From: Frank Ketchum on 7 Feb 2010 20:06
"John B." <johnb505(a)gmail.com> wrote in message
On Feb 7, 12:56 pm, Carbon <nob...(a)nospam.tampabay.rr.com> wrote:
> On Sun, 07 Feb 2010 10:33:33 -0700, Howard Brazee wrote:
> > On 07 Feb 2010 16:21:40 GMT, Carbon <nob...(a)nospam.tampabay.rr.com>
> > wrote:
> >>I came across a study recently that argued liberals tend to be more
> >>educated and higher functioning than social conservatives. It's possible
> >>that a civics literacy test would hurt the Republicans more than the
> > It all depends on who writes the tests.
> Whoever wrote them, they wouldn't be able to get away with injecting
> obvious bias into them.
What would happen is that most people would refuse to take the test.
Some would take it and fail. Voter turnout would drop to about 10% of
eligible voters. The United States would no longer be a democracy. It
would be a meritocracy. But it's a moot point. Conditioning voting on
passage of a test would violate the Constitution and the Voting Rights
- - -
The United States is not a democracy. It is a representative republic.
From: bknight on 7 Feb 2010 20:15
On Sun, 7 Feb 2010 23:30:28 GMT, assimilate(a)borg.org wrote:
>On 7-Feb-2010, William Clark <clark(a)nospam.matsceng.ohio-state.edu> wrote:
>> Exhibit one: Sarah Palin
>> Exhibit 2: George W. Bush . .
>> need we go on?
>I'll see your hand and raise you an Obama and Jimmah Carter!
You lose. As bad as he was, Carter's IQ makes Palin look like a
Obama vs. Bush...there's no comparison. George Bush is an empty suit
From: Carbon on 7 Feb 2010 20:39
On Sun, 07 Feb 2010 23:33:52 +0000, assimilate wrote:
> On 7-Feb-2010, Howard Brazee <howard(a)brazee.net> wrote:
>> At one time, the Republican party was the one standing for equal
>> rights. But now those Dixiecrats have moved to the Republican
>> party and things are different.
> No Howard, the Dixiecrats have long passed, except one Robert C Byrd
> perhaps. The "southern strategy" was a Nixon plan & that was almost
> half a century ago. Please give it a rest.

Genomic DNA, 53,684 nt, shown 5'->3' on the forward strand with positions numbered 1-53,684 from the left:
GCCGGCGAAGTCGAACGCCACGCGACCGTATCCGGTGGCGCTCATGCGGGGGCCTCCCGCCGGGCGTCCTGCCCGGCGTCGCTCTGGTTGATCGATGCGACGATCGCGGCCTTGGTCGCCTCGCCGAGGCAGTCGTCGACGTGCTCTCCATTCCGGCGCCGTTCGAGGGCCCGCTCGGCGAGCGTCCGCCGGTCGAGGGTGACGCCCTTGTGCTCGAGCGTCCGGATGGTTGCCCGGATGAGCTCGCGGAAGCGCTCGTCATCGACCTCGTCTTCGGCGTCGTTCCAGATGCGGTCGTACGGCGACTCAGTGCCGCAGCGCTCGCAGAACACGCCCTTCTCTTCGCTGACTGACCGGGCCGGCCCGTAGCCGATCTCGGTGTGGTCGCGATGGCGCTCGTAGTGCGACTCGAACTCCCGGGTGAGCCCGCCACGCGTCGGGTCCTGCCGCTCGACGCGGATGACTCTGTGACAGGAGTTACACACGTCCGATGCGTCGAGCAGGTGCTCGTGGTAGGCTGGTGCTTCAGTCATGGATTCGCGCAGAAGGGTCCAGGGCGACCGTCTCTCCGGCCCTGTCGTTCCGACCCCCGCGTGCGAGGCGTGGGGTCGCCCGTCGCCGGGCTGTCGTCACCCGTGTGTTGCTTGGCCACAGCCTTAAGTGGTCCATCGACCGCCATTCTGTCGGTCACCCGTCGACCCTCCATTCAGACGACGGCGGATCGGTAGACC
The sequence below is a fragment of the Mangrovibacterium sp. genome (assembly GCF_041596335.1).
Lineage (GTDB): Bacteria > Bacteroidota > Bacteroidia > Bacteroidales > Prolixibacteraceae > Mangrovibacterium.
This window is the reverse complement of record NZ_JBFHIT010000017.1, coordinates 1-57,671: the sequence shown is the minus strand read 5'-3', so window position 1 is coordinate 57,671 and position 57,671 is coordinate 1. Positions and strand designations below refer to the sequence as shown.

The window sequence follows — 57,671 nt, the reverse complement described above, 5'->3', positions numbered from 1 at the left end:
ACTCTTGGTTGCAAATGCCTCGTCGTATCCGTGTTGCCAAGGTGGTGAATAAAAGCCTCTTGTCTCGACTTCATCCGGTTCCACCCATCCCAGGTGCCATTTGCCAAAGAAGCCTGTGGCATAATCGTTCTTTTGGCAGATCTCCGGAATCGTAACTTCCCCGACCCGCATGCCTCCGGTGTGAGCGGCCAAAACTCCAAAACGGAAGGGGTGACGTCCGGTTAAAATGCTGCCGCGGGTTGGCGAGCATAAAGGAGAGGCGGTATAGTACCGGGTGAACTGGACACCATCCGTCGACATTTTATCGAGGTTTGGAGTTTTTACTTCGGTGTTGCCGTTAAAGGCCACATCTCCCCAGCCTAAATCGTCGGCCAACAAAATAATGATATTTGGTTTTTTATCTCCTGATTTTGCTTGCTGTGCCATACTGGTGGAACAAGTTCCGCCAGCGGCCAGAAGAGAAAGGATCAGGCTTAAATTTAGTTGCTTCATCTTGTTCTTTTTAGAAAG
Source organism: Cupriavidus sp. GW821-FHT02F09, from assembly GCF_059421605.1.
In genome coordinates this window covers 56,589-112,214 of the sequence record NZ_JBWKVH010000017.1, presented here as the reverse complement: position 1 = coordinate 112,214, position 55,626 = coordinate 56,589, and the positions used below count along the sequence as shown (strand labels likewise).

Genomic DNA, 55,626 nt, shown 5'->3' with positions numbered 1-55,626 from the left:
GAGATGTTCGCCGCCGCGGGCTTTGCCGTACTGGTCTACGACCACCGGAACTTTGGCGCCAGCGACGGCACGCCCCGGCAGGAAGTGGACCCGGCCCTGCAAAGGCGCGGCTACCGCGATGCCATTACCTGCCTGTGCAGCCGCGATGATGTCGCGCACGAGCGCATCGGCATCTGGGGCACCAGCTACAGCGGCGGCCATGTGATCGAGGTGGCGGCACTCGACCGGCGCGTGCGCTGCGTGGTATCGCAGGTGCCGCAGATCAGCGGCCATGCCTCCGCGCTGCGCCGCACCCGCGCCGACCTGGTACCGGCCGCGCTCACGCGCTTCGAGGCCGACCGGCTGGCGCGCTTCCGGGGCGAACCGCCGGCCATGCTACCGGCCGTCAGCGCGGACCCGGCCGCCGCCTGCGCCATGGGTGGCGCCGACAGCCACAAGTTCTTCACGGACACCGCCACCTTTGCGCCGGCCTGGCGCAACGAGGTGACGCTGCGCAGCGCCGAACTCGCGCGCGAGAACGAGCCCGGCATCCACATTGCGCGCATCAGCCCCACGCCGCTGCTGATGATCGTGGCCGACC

The fact remains that Bert's original charge--Democrats worked the
hardest to disenfranchise Blacks--is completely dubious when the racists
migrated en masse to the Republican party nearly half a century ago.
From: Carbon on 7 Feb 2010 20:44
On Sun, 07 Feb 2010 23:24:25 +0000, assimilate wrote:
> well asking libertarians for their take on mainstream conservative
> thought seems rather fruitless. We are not conservatives.
Fellow travelers with more education. You have about as much chance of
winning elections as the American Communist Party.
From: Carbon on 7 Feb 2010 20:58
On Sun, 07 Feb 2010 23:28:41 +0000, assimilate wrote:
> On 7-Feb-2010, Carbon <nobrac(a)nospam.tampabay.rr.com> wrote:
>>>> I came across a study recently that argued liberals tend to be more
>>>> educated and higher functioning than social conservatives. It's
>>>> possible that a civics literacy test would hurt the Republicans
>>>> more than the Democrats.
>>> It all depends on who writes the tests.
>> Whoever wrote them, they wouldn't be able to get away with injecting
>> obvious bias into them.
> you haven't been to a campus lately have you? One of the last classes
> I ever took was innocuously titled "Literary Theory." It was a
> graduate seminar organized around variations on Marxist thought
> (though not explicitly labeled as such).
I did a seminar course in literary theory. It was actually pretty
interesting: Kant, Goethe, and yes, Marx, Saussure, Benjamin, Sarte,
Frye, Heidegger, Derrida, Barthes, Foucault, Bloom, Achebe, Fish... I
believe I wrote my termpapers on Benjamin, Heidegger and Foucault.
Interesting stuff. Nearly all my classmates wore black, which I thought
strange. It was the first time in my life that I ran into people who
self-identified as "intellectual". They all seemed pretty helpless to
That aside, to me there is nothing wrong with ideas per se, even ideas
which are unpopular. There is nothing wrong with abstraction or
intelligence, or with learning to write clearly. And I believe it's
wrong to dismiss things out of hand without understanding what they are.